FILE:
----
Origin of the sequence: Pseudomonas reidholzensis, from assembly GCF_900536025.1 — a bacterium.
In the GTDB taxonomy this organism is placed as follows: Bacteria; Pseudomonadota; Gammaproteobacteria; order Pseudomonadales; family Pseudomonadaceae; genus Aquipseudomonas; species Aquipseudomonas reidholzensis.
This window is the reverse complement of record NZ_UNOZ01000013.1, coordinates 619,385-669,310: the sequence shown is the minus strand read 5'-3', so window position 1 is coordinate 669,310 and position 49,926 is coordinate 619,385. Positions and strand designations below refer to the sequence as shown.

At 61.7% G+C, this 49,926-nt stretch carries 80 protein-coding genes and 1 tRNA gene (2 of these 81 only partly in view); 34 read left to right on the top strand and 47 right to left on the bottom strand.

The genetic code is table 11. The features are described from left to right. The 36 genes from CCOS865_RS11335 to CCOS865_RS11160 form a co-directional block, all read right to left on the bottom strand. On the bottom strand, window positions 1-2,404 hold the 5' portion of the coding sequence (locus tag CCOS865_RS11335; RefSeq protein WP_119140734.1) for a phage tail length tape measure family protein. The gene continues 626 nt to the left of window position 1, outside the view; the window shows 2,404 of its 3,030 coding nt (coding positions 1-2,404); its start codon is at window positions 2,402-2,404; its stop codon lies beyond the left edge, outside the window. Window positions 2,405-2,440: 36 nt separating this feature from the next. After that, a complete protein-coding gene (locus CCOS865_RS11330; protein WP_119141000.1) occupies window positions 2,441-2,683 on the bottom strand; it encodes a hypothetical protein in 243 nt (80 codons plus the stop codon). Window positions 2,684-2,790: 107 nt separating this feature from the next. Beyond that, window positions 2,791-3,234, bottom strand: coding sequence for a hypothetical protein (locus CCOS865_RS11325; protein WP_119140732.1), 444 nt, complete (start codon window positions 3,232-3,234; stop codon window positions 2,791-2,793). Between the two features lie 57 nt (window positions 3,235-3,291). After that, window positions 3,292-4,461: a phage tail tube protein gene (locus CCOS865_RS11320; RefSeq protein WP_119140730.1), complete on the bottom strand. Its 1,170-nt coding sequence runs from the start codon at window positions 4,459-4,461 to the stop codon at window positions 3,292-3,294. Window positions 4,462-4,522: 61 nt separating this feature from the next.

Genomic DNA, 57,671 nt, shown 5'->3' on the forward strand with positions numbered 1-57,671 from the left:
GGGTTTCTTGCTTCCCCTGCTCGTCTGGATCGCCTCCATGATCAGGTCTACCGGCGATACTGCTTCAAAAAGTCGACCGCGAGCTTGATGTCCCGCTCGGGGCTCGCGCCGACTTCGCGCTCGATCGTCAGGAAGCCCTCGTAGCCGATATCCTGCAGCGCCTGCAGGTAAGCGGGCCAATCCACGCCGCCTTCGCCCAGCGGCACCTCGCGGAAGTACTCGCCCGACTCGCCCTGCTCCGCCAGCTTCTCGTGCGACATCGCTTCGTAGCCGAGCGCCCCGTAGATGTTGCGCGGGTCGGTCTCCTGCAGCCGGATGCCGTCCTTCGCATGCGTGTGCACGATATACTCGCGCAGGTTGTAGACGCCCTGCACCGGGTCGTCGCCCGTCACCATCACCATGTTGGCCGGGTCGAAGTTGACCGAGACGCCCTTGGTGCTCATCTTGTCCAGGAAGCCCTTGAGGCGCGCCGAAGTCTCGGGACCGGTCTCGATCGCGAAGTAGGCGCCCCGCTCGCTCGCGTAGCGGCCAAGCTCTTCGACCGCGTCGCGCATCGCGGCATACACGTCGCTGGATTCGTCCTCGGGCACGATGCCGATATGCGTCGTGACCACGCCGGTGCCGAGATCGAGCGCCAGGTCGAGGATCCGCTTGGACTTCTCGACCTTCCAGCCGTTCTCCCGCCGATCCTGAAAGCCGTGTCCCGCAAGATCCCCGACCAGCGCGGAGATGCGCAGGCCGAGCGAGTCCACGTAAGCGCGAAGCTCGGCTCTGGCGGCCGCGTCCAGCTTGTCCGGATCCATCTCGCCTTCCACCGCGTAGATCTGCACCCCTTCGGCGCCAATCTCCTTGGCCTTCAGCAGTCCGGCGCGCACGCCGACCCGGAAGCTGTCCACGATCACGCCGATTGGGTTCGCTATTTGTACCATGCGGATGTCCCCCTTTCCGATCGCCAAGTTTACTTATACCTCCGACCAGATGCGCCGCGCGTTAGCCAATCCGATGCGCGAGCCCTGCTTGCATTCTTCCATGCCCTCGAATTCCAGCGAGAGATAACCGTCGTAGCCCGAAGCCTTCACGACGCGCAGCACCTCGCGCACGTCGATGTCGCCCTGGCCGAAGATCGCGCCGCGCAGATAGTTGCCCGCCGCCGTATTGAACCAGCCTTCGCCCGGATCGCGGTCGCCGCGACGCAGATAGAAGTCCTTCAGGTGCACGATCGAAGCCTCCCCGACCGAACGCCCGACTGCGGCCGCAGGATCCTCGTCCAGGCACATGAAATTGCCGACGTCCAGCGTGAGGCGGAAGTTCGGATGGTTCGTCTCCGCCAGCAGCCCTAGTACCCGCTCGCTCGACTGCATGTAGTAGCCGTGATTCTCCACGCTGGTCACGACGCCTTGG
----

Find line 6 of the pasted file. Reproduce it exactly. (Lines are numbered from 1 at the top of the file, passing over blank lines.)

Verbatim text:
Genomic DNA, 57,671 nt, shown 5'->3' on the forward strand with positions numbered 1-57,671 from the left: